By late fall, I’d somehow convinced Mitch Lowe to join our ragtag bunch. He says, jokingly now, that the reason he finally decided to drive an hour and a half each way to work for us was so that he could finish more of the presidential biographies he was working his way through on tape. He was going chronologically, starting with Washington, and after several years he was only up to John Tyler. (He’s really into presidential history.)

But I think the real reason Mitch joined us was because he’d gotten a little bored with his stores and was starting to realize that his movie kiosk experiments were still a few too many years ahead of their time. The software company he had been pitching when I met him at VSDA, Nervous Systems, Inc., was still a few years away from viability as well.

With Mitch we had an invaluable resource: someone who understood the rental business perfectly, had a deep Rolodex of studio execs and distributors, and knew how to reach customers with the movies they’d want. He brought a wealth of experience and knowledge. I knew as soon as I convinced him that he’d be one of the most important hires I ever made.

His wife, though, still thought it would never work.

To help us connect further with customers, Te brought in Corey Bridges to work on customer acquisition—or, more specifically, on something we jokingly called Black Ops. A onetime English major at Berkeley, he was a brilliant writer with a gift for creating characters. He’d realized, early on, that the only way to find DVD owners was in the fringe communities of the internet: user groups, bulletin boards, web forums, and all the other digital watering holes where enthusiasts met up. Corey’s plan was to infiltrate these communities. He wouldn’t announce himself as a Netflix employee. Posing as a home theater enthusiast or cinephile, he would join the conversation in communities geared to DVD fanatics and movie buffs, befriend the major players, and slowly, over time, alert the most respected commenters, moderators, and website owners about this great new site called Netflix. We were months from launch, but he was planting seeds that would pay off…big-time.

As for tech talent? Through Eric’s contacts, we hired a talented engineer from Pure Atria named Suresh Kumar, as well as a brilliant but eccentric German named Kho Braun. Eric, Boris, and Vita all said Kho was a genius. He usually rolled into the office around three or four in the afternoon and stayed till the wee hours of the morning. Sometimes, if I got to work especially early, I’d see him at his desk at six in the morning, surrounded by dried-out tea bags and half-eaten muesli bars. He was the one to wire the office, completing the whole task himself overnight. He was industrious, creative, and mostly silent. For the entire time we worked together, I’m not sure I heard him say more than twenty words.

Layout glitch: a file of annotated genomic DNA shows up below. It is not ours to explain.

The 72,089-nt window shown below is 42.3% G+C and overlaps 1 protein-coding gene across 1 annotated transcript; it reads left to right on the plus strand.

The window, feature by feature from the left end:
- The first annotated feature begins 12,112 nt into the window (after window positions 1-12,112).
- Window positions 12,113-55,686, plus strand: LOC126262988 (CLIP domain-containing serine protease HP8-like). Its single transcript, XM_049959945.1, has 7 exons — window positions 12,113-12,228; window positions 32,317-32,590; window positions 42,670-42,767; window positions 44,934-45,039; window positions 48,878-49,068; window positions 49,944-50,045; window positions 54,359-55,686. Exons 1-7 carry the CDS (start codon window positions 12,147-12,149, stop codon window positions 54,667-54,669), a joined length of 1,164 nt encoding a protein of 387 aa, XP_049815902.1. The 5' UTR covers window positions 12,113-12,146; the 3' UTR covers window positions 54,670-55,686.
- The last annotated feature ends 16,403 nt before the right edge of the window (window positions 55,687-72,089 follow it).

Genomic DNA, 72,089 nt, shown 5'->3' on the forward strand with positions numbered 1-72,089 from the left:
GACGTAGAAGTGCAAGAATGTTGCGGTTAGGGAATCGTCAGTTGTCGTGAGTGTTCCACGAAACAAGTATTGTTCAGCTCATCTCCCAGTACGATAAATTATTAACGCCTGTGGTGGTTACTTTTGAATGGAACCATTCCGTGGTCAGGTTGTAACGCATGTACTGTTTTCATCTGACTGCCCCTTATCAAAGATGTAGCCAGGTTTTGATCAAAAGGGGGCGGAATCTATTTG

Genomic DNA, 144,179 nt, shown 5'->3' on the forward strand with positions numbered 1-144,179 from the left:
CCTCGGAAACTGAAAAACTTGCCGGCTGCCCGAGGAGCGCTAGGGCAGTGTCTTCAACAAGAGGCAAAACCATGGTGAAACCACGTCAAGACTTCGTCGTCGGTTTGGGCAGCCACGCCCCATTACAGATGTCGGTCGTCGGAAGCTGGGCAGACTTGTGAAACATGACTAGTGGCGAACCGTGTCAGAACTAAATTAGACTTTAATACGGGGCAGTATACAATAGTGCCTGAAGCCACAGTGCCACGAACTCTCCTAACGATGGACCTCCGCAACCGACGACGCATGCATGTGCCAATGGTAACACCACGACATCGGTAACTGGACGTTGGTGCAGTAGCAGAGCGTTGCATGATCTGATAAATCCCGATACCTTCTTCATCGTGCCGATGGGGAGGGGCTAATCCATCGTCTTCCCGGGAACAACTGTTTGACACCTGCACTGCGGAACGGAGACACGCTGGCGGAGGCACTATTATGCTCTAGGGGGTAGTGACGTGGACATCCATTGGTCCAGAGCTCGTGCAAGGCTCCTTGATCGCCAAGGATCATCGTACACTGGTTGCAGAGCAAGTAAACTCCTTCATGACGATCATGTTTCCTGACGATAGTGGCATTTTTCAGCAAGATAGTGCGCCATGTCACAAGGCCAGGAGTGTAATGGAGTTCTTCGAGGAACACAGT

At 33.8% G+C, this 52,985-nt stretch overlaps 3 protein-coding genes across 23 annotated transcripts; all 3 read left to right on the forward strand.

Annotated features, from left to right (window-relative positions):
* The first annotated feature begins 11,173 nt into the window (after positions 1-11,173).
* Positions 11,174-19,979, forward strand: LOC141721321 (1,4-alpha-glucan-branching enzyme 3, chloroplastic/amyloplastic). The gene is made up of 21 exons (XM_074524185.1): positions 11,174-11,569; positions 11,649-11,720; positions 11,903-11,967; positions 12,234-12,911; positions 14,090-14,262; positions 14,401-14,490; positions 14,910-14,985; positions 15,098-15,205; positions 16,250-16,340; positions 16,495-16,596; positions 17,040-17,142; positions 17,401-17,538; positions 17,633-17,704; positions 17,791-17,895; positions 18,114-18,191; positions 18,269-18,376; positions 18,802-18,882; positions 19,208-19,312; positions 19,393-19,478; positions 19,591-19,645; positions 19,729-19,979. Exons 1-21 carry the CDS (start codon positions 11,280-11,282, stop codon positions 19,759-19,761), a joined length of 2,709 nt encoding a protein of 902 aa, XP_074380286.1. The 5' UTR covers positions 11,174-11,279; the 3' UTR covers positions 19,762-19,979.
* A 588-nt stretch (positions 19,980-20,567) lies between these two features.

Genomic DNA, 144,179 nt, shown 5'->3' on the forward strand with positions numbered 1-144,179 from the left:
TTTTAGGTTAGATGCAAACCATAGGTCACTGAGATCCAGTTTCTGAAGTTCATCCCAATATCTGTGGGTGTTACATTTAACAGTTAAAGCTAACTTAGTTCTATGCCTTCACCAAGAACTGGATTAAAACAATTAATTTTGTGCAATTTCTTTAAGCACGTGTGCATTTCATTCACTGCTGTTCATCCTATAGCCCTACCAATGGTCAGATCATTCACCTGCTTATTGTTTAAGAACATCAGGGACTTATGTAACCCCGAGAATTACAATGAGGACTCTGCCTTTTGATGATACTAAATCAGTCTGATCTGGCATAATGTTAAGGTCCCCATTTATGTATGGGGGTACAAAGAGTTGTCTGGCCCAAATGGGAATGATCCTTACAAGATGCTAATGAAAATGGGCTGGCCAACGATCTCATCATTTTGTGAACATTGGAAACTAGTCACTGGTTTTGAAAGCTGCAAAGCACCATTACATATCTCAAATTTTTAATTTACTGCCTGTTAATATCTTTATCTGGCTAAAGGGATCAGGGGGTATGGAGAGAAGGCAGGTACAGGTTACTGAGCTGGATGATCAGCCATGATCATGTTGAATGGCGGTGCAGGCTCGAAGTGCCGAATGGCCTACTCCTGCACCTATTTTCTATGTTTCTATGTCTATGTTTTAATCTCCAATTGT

3. Building the Basics

I firmly believe that a healthy startup culture arises from the values and choices made by the startup’s founders. Culture is a reflection of who you are and what you do—it doesn’t come from carefully worded mission statements and committee meetings.

You can talk until you’re blue in the face about how your employees are your greatest asset, or about how you want to ensure that your office is a great place to work, but eventually you have to start taking the small steps to put your words into practice.

So once the check had been deposited, I had to make some decisions. How much would we pay people? Would employees get benefits? How about dental?


Not all that much.



Everybody in the early days took a pay cut to work for us. That wasn’t because we were cheap. It was because we didn’t know exactly how long we needed to make our money last—and because we’d need a lot of it to build up our stock of number four on this list.

In those days, I kept a jar of silver dollars on my desk, which I got in rolls of forty from the bank, and at every weekly meeting, I’d hand one out as a “bonus” to the employee who’d made that week’s largest contribution to the company’s success. “Don’t spend it all in one place,” I’d say.

Still, if I was going to ask everyone to sacrifice on behalf of our future success, I wanted them to participate once that success (hopefully!) arrived. While our salaries at that point were well below what might be available elsewhere, each of those early employees received a large stake in the business in the form of stock options. They wouldn’t be making a lot up front—but we were betting on ourselves that the eventual payoff would be huge.

4. Building an Inventory

Our goal was to have the most complete collection of DVDs in the world. It made good marketing copy—and it would separate us from our brick-and-mortar competitors, who were still living in a world where only a handful of their customers owned a DVD player. It barely made sense for them to carry DVDs at all, never mind one copy of every DVD ever released.

Not only was that our goal, but we planned on having multiple copies of popular titles. That way, when renters wanted to watch something, we would never leave them hanging.

But how did we decide how many DVDs of, say, The Mighty Ducks 2 to order? Eventually, of course, we developed complex algorithms to accurately match supply with anticipated demand. But back then, we were just guessing. Or more accurately Mitch Lowe was guessing, using his decades of consumer knowledge to come up with an ideal lending library. (As it would turn out, he was rarely wrong. He knew a blockbuster when he saw one—and he could smell a turkey like it was in the oven in the next room.)